From across the world, I’ve seen them, a thousand times over, those flashing Tokyo lights, those business suits rushing down the street and those Toyota Crown taxis opening and closing their doors shut.


I reach my hotel room in Tokyo and look at the time, 10:00 pm. It’s that time where it’s OK to call it a night and it’s OK to go for a late night dinner.

I grab my sued jacket and Hotel Call my friend to meet me in the lobby. I’m Hungry.

That Tokyo Crown door mysteriously swings open, calling us in. We shuffle in, sued jacket, restaurant list and all, and continue to communicate in our soon to be perfected Anglo-Japo-SmartPhono lingo with the taxi driver.

(A combination of English, the words arigato and konichiwa, Smartphone waving, pointing and Google-Mapping)

As we reach, we volley our arigatos back and for with the taxi driver and shuffle out as we did in. The door shots closed, and I turn to those Tokyo neons.

My friend’s face barely visibly moments ago in the Tokyo Crown, now crisp, with reflections of yellow, red and white on his glasses.

List still in hand, we paddle through the crowd of business men calling it a night after post work drinks intertwined with 20 something’s starting their evening and step into Our sushi spot.

A 24-hour sushi shop with sliding doors that shut on our backsides. The 5 chefs behind the sushi counter greet us like relatives living abroad.  With arms open, konichiwa and welcome they say, and in Anglo-Japo-SmartPhono we mention how long we’re staying in Tokyo and what we plan to do.

Behind the sushi counter, our uncles stand, each with their sharpened knifes, textured boards, white cloths, and pointed pencils above their ears.

Jacket and list tucked away, an impromptu play beings.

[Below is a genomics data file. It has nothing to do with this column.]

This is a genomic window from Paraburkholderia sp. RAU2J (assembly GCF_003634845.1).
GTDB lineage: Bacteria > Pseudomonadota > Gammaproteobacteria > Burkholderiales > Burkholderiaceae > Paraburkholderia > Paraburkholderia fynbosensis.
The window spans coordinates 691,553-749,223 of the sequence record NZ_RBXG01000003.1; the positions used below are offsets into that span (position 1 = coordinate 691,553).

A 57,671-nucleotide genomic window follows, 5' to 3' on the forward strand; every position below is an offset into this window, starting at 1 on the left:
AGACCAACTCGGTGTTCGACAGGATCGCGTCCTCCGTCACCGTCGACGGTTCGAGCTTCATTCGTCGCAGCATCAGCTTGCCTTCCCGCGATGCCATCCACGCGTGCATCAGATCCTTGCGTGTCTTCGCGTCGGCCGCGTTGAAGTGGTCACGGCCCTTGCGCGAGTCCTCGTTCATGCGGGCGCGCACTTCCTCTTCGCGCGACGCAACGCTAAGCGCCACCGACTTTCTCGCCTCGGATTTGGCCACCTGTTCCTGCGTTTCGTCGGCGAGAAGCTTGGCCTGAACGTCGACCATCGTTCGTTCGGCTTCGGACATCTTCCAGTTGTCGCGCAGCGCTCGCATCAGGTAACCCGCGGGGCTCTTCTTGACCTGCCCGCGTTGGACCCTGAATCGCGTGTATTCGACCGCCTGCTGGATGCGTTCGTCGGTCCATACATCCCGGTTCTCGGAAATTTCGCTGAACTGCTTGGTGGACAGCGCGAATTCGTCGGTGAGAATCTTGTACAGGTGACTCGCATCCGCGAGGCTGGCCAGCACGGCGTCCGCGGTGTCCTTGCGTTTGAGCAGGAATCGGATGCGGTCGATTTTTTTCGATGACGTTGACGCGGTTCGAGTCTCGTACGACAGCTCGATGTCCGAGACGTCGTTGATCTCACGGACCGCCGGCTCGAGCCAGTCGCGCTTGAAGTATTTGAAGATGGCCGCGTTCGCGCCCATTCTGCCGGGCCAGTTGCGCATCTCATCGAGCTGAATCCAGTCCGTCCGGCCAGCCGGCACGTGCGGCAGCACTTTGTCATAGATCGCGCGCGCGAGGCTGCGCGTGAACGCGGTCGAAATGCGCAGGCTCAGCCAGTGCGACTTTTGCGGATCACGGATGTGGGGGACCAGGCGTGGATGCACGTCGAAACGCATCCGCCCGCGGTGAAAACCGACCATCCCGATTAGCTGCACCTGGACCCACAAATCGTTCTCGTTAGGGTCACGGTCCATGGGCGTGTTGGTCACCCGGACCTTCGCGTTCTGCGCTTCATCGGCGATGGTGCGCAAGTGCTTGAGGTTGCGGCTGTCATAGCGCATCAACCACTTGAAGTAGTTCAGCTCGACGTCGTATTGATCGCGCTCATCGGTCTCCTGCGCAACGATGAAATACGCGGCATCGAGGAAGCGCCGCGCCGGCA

Our chef wipes his knife clean and eases it through the fresh pink tuna, a first, a second and a third time, for our order. Edging our disjointed conversation on with his kind eyes, he lifts the damp cloth over the protected clouds of rise and morsels a sushi with his firm hands. Tucking to the side of the tuna sushi, a healthy floret of ginger upon our request.

The doors slide open and shut on our backsides once again, as we face the lights.


It’s 9am and my latte art slides to one side of my round mug as I sip my coffee.

It’s the second time we return to this café, the record player still whirls in the corner as tables fill up around me and as bread rises in the oven.  


“Good morning.” I say to the chef/owner.

“Good morning,” She responds. “Thank you for coming back.”

She remembered I think. “It’s a beautiful space.” I say.

“What brings you to Tokyo?” She asks.

Putting my Anglo-Japo-SmartPhono to rest, I explain my love for food and travel and how Tokyo ticked all those boxes for me.

“Have you been to all the places you planned?” She asks pointing to my restaurant list.

I smile and say, “Almost, I’m still missing a really great soba noodle place.”

“Soba noodles… there should be a couple around here.”


We exchange email addresses, thank yous and goodbyes as I’ walk out.

The sun is dipping below the trees, now a dangling lantern setting the mood. We lay in Shinjuku Gyoen National Park, a pastime that makes time pass too quickly.

My phone vibrates and an email follows:


Dear Tala,

I spoke to a couple of my foodie friends and they gave me some names. (The names Follow)

Good Luck! Let me know if you need help with the reservation.



I lay in Shinjuku park, in a city theoretically so foreign to me, but actually so familiar and easy because what happened with the chef and the email and the café happened as many times as I have volleyed arigatos back and forth.

Maps scribbled on napkins, directions ending in “let me take you there” and a general interest in our sued jacket, camera infused, list clutching entity.

Thank you for holding my hand through Tokyo.  

It’s not the lights, it’s not the Crowns but it is the people.

Rather then leaving you with a list of restaurants to visit, I leave you with portraits, of the chef, the friend, the baker, the fashion forward, the builder, the storeowner, the man and the creative.

And if you really do want that restaurant list, I’ll box it up as soon as I can.  




Location: Tokyo